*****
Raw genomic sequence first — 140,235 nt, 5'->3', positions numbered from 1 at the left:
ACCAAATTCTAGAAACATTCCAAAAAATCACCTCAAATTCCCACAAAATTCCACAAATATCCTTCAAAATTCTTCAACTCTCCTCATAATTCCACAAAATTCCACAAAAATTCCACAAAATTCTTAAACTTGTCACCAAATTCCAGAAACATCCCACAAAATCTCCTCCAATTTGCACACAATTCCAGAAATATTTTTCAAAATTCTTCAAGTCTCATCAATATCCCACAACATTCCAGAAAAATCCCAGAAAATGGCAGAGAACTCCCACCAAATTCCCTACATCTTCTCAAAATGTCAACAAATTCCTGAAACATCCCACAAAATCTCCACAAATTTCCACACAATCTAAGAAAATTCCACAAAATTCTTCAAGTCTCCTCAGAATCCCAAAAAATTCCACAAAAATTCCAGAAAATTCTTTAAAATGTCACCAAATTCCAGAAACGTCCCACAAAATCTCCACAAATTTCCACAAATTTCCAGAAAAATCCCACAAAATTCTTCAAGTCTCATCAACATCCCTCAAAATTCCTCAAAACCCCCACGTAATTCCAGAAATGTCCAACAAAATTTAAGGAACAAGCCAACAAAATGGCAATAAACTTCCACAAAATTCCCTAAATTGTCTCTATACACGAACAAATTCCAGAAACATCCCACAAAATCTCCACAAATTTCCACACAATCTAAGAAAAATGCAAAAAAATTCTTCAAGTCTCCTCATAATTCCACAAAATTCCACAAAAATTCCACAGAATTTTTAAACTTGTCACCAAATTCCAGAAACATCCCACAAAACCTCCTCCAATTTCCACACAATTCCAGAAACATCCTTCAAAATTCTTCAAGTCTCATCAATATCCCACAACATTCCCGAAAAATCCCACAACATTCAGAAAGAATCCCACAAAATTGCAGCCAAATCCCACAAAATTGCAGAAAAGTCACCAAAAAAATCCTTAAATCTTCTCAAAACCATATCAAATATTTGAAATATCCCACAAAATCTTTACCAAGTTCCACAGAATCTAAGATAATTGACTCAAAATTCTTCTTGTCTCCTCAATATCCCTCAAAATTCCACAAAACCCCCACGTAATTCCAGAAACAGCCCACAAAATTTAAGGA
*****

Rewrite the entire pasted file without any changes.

Raw genomic sequence first — 140,235 nt, 5'->3', positions numbered from 1 at the left:
ACCAAATTCTAGAAACATTCCAAAAAATCACCTCAAATTCCCACAAAATTCCACAAATATCCTTCAAAATTCTTCAACTCTCCTCATAATTCCACAAAATTCCACAAAAATTCCACAAAATTCTTAAACTTGTCACCAAATTCCAGAAACATCCCACAAAATCTCCTCCAATTTGCACACAATTCCAGAAATATTTTTCAAAATTCTTCAAGTCTCATCAATATCCCACAACATTCCAGAAAAATCCCAGAAAATGGCAGAGAACTCCCACCAAATTCCCTACATCTTCTCAAAATGTCAACAAATTCCTGAAACATCCCACAAAATCTCCACAAATTTCCACACAATCTAAGAAAATTCCACAAAATTCTTCAAGTCTCCTCAGAATCCCAAAAAATTCCACAAAAATTCCAGAAAATTCTTTAAAATGTCACCAAATTCCAGAAACGTCCCACAAAATCTCCACAAATTTCCACAAATTTCCAGAAAAATCCCACAAAATTCTTCAAGTCTCATCAACATCCCTCAAAATTCCTCAAAACCCCCACGTAATTCCAGAAATGTCCAACAAAATTTAAGGAACAAGCCAACAAAATGGCAATAAACTTCCACAAAATTCCCTAAATTGTCTCTATACACGAACAAATTCCAGAAACATCCCACAAAATCTCCACAAATTTCCACACAATCTAAGAAAAATGCAAAAAAATTCTTCAAGTCTCCTCATAATTCCACAAAATTCCACAAAAATTCCACAGAATTTTTAAACTTGTCACCAAATTCCAGAAACATCCCACAAAACCTCCTCCAATTTCCACACAATTCCAGAAACATCCTTCAAAATTCTTCAAGTCTCATCAATATCCCACAACATTCCCGAAAAATCCCACAACATTCAGAAAGAATCCCACAAAATTGCAGCCAAATCCCACAAAATTGCAGAAAAGTCACCAAAAAAATCCTTAAATCTTCTCAAAACCATATCAAATATTTGAAATATCCCACAAAATCTTTACCAAGTTCCACAGAATCTAAGATAATTGACTCAAAATTCTTCTTGTCTCCTCAATATCCCTCAAAATTCCACAAAACCCCCACGTAATTCCAGAAACAGCCCACAAAATTTAAGGA